Mitochondrial reactive oxygen species (ROS) production upon reperfusion of ischemic tissue initiates the ischemia/reperfusion (I/R) injury associated with heart attack. During ischemia, succinate accumulates and its oxidation upon reperfusion by succinate dehydrogenase (SDH) drives ROS production. Inhibition of succinate accumulation and/or oxidation by dimethyl malonate (DMM), a cell permeable prodrug of the SDH inhibitor malonate, can decrease I/R injury. However, DMM is hydrolysed slowly, requiring administration to the heart prior to ischemia, precluding its administration to patients at the point of reperfusion, for example at the same time as unblocking a coronary artery following a heart attack. To accelerate malonate delivery, here we developed more rapidly hydrolysable malonate esters.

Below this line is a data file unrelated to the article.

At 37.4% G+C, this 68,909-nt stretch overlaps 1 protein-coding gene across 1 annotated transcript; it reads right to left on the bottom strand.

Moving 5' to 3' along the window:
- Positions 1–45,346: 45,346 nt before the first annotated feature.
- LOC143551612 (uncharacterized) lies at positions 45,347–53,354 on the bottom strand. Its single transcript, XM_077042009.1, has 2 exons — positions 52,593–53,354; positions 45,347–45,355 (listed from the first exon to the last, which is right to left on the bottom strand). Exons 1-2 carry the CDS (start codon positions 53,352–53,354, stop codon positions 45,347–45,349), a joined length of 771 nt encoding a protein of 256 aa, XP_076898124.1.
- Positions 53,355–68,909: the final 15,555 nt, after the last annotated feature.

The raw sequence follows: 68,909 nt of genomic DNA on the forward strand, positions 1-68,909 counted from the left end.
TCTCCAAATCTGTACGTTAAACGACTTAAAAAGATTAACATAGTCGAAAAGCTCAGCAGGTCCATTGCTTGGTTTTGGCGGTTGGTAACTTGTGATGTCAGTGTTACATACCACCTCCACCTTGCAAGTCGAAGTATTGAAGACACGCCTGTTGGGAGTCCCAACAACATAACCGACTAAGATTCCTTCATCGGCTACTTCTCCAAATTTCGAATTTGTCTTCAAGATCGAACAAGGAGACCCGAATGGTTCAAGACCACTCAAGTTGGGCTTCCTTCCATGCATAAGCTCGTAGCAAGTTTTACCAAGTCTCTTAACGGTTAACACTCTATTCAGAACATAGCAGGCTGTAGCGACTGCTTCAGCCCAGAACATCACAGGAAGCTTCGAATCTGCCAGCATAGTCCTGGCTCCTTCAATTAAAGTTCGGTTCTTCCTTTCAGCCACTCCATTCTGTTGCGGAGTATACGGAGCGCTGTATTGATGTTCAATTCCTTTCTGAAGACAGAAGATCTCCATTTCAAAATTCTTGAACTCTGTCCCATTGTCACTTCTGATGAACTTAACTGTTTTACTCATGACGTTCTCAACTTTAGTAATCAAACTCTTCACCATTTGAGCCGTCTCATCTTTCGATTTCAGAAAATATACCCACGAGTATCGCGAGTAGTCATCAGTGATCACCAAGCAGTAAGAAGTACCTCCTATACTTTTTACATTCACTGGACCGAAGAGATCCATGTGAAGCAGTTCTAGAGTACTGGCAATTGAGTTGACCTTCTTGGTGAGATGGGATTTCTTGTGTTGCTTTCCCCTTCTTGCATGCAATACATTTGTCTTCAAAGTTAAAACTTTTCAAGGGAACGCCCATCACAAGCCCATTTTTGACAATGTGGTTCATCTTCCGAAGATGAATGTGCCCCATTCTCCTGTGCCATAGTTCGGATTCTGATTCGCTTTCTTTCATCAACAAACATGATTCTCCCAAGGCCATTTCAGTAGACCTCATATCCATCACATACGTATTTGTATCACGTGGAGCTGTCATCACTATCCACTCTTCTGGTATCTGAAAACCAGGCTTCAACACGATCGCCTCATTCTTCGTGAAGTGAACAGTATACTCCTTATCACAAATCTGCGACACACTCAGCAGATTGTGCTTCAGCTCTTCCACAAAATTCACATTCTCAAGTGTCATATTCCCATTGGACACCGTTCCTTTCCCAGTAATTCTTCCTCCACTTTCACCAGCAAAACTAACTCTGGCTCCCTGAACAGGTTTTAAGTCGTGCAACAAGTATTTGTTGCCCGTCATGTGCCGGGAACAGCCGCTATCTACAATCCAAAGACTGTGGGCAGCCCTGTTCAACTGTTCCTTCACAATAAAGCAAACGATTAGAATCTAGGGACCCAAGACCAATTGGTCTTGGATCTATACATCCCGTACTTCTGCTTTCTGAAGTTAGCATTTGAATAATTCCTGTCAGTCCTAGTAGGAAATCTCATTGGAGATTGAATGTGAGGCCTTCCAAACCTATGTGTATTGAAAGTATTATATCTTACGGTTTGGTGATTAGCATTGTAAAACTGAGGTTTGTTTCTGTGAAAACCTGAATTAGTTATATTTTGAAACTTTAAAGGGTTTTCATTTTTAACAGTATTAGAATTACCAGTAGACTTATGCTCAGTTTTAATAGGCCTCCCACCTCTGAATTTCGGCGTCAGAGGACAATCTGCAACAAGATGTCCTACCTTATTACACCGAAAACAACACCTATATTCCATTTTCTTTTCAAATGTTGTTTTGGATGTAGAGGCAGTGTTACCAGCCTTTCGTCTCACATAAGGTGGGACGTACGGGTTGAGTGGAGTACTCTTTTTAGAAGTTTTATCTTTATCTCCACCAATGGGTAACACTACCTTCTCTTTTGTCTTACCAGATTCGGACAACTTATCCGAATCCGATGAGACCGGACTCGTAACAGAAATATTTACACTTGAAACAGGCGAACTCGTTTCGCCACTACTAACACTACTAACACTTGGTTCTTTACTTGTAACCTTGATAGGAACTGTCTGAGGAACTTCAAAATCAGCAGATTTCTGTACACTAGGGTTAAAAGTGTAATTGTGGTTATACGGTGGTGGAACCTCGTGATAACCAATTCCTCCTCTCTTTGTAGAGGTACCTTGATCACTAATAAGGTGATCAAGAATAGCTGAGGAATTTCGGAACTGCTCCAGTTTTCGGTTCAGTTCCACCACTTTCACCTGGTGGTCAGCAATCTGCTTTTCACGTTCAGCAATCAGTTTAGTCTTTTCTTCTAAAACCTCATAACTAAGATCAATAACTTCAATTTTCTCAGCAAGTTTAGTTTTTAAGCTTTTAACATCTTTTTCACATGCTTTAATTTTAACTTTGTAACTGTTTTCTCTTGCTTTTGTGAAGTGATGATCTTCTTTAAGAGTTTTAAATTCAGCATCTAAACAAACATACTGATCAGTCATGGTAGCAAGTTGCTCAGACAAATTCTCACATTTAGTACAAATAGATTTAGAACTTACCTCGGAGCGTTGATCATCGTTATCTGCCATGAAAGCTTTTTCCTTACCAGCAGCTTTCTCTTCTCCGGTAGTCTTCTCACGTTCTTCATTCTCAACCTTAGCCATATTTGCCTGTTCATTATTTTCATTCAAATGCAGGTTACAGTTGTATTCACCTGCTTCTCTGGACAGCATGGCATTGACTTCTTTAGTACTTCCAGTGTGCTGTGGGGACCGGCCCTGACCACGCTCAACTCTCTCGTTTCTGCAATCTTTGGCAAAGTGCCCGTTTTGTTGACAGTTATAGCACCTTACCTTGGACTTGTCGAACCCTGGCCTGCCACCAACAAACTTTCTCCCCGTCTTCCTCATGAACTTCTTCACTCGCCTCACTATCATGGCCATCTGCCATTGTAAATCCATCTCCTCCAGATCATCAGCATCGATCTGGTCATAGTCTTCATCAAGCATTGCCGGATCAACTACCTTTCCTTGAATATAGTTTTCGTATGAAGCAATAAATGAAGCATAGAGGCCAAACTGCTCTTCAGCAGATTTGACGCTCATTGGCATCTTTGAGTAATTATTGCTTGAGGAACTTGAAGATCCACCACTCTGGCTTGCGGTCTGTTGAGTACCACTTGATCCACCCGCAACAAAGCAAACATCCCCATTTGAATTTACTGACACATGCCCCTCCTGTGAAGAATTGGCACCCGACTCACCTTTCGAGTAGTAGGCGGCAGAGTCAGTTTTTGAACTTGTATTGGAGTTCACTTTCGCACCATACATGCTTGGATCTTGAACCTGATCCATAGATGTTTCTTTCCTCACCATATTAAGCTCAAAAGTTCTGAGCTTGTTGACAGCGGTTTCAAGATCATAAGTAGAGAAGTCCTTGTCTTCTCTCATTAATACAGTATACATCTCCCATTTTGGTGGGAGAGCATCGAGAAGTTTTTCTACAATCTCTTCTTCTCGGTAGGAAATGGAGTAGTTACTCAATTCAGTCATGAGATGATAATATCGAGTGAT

We synthesised a series of malonate esters and assessed their uptake and hydrolysis by isolated mitochondria, C2C12 cells and in mice in vivo. In addition, we assessed protection against cardiac I/R injury by the esters using an in vivo mouse model of acute myocardial infarction.
We found that the diacetoxymethyl malonate diester (MAM) most rapidly delivered large amounts of malonate to cells in vivo. Furthermore, MAM could inhibit mitochondrial ROS production from succinate oxidation and was protective against I/R injury in vivo when added at reperfusion.
The rapidly hydrolysed malonate prodrug MAM can protect against cardiac I/R injury in a clinically relevant mouse model.